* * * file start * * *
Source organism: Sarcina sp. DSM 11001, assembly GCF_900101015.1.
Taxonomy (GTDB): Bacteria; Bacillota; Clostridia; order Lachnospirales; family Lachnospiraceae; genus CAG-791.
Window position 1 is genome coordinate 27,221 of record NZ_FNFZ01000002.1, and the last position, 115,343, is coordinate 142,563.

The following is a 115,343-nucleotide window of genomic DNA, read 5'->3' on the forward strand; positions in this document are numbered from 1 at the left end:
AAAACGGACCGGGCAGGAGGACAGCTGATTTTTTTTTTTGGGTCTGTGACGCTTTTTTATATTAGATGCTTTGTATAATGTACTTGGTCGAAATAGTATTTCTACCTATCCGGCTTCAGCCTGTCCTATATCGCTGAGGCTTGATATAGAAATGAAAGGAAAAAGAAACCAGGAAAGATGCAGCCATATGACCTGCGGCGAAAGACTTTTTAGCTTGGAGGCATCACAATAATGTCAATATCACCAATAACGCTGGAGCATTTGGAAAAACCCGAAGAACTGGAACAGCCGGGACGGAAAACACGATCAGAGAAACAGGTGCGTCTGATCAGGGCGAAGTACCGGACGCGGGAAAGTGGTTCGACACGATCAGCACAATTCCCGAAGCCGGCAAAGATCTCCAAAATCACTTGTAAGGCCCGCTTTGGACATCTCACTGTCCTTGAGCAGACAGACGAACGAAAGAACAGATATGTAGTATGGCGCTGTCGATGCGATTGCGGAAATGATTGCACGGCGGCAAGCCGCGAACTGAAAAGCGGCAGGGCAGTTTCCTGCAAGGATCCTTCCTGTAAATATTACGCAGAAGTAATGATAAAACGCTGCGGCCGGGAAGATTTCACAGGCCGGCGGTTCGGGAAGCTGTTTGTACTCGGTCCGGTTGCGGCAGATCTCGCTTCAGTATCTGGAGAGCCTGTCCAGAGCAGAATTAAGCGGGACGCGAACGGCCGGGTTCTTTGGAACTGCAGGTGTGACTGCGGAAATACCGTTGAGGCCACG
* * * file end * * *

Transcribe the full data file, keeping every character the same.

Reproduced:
Source organism: Sarcina sp. DSM 11001, assembly GCF_900101015.1.
Taxonomy (GTDB): Bacteria; Bacillota; Clostridia; order Lachnospirales; family Lachnospiraceae; genus CAG-791.
Window position 1 is genome coordinate 27,221 of record NZ_FNFZ01000002.1, and the last position, 115,343, is coordinate 142,563.

The following is a 115,343-nucleotide window of genomic DNA, read 5'->3' on the forward strand; positions in this document are numbered from 1 at the left end:
AAAACGGACCGGGCAGGAGGACAGCTGATTTTTTTTTTTGGGTCTGTGACGCTTTTTTATATTAGATGCTTTGTATAATGTACTTGGTCGAAATAGTATTTCTACCTATCCGGCTTCAGCCTGTCCTATATCGCTGAGGCTTGATATAGAAATGAAAGGAAAAAGAAACCAGGAAAGATGCAGCCATATGACCTGCGGCGAAAGACTTTTTAGCTTGGAGGCATCACAATAATGTCAATATCACCAATAACGCTGGAGCATTTGGAAAAACCCGAAGAACTGGAACAGCCGGGACGGAAAACACGATCAGAGAAACAGGTGCGTCTGATCAGGGCGAAGTACCGGACGCGGGAAAGTGGTTCGACACGATCAGCACAATTCCCGAAGCCGGCAAAGATCTCCAAAATCACTTGTAAGGCCCGCTTTGGACATCTCACTGTCCTTGAGCAGACAGACGAACGAAAGAACAGATATGTAGTATGGCGCTGTCGATGCGATTGCGGAAATGATTGCACGGCGGCAAGCCGCGAACTGAAAAGCGGCAGGGCAGTTTCCTGCAAGGATCCTTCCTGTAAATATTACGCAGAAGTAATGATAAAACGCTGCGGCCGGGAAGATTTCACAGGCCGGCGGTTCGGGAAGCTGTTTGTACTCGGTCCGGTTGCGGCAGATCTCGCTTCAGTATCTGGAGAGCCTGTCCAGAGCAGAATTAAGCGGGACGCGAACGGCCGGGTTCTTTGGAACTGCAGGTGTGACTGCGGAAATACCGTTGAGGCCACG